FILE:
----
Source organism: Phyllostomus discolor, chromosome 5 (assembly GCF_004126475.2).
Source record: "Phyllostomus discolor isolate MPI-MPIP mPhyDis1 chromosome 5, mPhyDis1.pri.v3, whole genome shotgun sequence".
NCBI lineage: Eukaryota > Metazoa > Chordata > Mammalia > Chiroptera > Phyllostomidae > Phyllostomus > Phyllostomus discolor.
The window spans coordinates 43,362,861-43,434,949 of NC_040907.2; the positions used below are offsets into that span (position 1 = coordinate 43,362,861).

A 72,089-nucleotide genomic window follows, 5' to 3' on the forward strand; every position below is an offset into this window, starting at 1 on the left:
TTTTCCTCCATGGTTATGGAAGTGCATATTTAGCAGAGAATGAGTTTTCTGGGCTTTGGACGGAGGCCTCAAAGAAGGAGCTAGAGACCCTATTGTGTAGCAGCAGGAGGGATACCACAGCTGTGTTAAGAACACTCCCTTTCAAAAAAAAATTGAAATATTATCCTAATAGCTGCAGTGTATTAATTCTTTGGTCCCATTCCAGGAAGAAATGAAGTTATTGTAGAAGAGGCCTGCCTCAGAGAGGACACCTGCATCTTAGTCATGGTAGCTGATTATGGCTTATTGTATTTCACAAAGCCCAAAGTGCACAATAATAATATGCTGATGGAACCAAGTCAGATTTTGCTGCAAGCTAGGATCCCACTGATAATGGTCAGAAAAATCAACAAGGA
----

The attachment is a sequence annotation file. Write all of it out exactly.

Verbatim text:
Source organism: Phyllostomus discolor, chromosome 5 (assembly GCF_004126475.2).
Source record: "Phyllostomus discolor isolate MPI-MPIP mPhyDis1 chromosome 5, mPhyDis1.pri.v3, whole genome shotgun sequence".
NCBI lineage: Eukaryota > Metazoa > Chordata > Mammalia > Chiroptera > Phyllostomidae > Phyllostomus > Phyllostomus discolor.
The window spans coordinates 43,362,861-43,434,949 of NC_040907.2; the positions used below are offsets into that span (position 1 = coordinate 43,362,861).

A 72,089-nucleotide genomic window follows, 5' to 3' on the forward strand; every position below is an offset into this window, starting at 1 on the left:
TTTTCCTCCATGGTTATGGAAGTGCATATTTAGCAGAGAATGAGTTTTCTGGGCTTTGGACGGAGGCCTCAAAGAAGGAGCTAGAGACCCTATTGTGTAGCAGCAGGAGGGATACCACAGCTGTGTTAAGAACACTCCCTTTCAAAAAAAAATTGAAATATTATCCTAATAGCTGCAGTGTATTAATTCTTTGGTCCCATTCCAGGAAGAAATGAAGTTATTGTAGAAGAGGCCTGCCTCAGAGAGGACACCTGCATCTTAGTCATGGTAGCTGATTATGGCTTATTGTATTTCACAAAGCCCAAAGTGCACAATAATAATATGCTGATGGAACCAAGTCAGATTTTGCTGCAAGCTAGGATCCCACTGATAATGGTCAGAAAAATCAACAAGGA